I stand in this place today because the people of regional Tasmania, in particular, wanted change. My new colleagues the amigos from Bass and Braddon join me in wanting never to take for granted the responsibility and trust placed in us. For the sake of posterity I want to reflect on why the seat of Lyons swung so heavily—by almost 14 per cent—at the election. The people of Lyons choose carefully; my election is only the third time since World War II that they have changed their federal representative. It is certainly not because the candidate twice preselected by the Liberal Party was an intellectual giant or an orator of compelling attraction—far from it in fact.

Tasmanians want to get back on the economic bus after too many years of being left waiting by a Labor Party that no longer stand for anything other than holding on to power, whatever the cost. Their partners, the Greens, are pulling the strings, hell bent on seeing Tasmania de-industrialised, further locked up in some misguided notion of utopia. In reality we are creating the potential for an inferno of colossal proportions. Lyons is the engine room of the greatest state in the greatest nation on earth. There are simply too many clever and innovative people that live in our amazing state to contemplate continuing on the current course. We are truly the Eden of the lucky country, and we are all committed to restarting the engine in this amazing part of Australia.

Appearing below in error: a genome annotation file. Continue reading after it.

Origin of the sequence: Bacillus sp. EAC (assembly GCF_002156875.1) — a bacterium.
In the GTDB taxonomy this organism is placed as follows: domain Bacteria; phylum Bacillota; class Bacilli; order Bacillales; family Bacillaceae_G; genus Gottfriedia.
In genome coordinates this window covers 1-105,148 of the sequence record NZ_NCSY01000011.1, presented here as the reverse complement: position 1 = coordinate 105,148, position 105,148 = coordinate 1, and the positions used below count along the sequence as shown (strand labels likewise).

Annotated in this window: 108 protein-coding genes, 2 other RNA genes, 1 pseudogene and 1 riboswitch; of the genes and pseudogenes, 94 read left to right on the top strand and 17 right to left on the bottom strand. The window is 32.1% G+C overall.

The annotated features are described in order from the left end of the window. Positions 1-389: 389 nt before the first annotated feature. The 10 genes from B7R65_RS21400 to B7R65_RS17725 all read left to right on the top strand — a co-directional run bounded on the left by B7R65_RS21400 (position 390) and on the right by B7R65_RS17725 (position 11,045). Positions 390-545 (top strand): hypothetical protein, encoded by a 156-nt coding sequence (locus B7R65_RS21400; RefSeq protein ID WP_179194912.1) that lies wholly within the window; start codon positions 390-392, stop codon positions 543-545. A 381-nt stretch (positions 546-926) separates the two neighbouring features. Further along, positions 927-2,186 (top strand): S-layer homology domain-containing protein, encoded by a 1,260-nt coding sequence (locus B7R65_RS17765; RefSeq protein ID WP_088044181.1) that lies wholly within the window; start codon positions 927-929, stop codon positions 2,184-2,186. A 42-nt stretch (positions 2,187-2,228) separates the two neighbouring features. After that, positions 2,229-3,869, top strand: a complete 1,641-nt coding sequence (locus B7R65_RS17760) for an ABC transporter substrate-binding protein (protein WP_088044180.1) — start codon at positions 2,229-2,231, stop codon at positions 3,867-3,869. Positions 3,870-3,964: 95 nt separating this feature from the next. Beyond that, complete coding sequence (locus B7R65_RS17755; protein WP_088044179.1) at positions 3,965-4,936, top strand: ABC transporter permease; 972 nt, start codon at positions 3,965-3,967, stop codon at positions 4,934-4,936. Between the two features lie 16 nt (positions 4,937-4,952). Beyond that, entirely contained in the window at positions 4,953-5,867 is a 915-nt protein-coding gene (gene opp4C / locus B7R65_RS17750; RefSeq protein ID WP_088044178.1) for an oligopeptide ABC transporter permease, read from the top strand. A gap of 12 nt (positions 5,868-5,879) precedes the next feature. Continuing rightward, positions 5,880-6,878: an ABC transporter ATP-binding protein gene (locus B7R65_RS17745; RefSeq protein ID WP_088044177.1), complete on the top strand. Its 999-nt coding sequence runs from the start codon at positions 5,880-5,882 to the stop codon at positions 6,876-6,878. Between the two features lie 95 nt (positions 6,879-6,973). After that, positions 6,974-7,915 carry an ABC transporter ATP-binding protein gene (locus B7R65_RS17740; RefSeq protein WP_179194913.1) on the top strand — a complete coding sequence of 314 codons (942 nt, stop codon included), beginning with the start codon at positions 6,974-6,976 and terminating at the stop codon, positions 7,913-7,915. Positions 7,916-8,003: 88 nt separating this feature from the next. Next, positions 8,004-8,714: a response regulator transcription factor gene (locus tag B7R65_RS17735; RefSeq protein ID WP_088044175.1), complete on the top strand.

Today I am offering what some might call insider trading but I am calling sound advice: get on board! Take another look at Tasmania as a place to invest, a place to live, a place to achieve, because we are on the cusp of something big. Where else in the world do you have abundant water, productive soils and a climate that allows the commercial production of such a variety of agricultural products, including dairy, cherries, apples, apricots, pears, vegetables, hops, nuts, wasabi, buckwheat, canola, lettuce, lamb, pork, beef, poultry, poppies and the best merino wool in the world?

The very best sparkling wines produced in Australia all source their grapes from regional Tasmania, and we are fast becoming the global benchmark for pinot noir. While everyone in this place has heard of Boags and Cascade, let me suggest it will not be too long before breweries such as Moo Brew, Two Metre Tall, Seven Sheds, Ironhouse and Van Dieman become just as familiar. Our clean water is also being used to produce whisky that is catching the eye of the Scots. Names such as Lark, Nant and Hellyer will be recognised globally in years to come.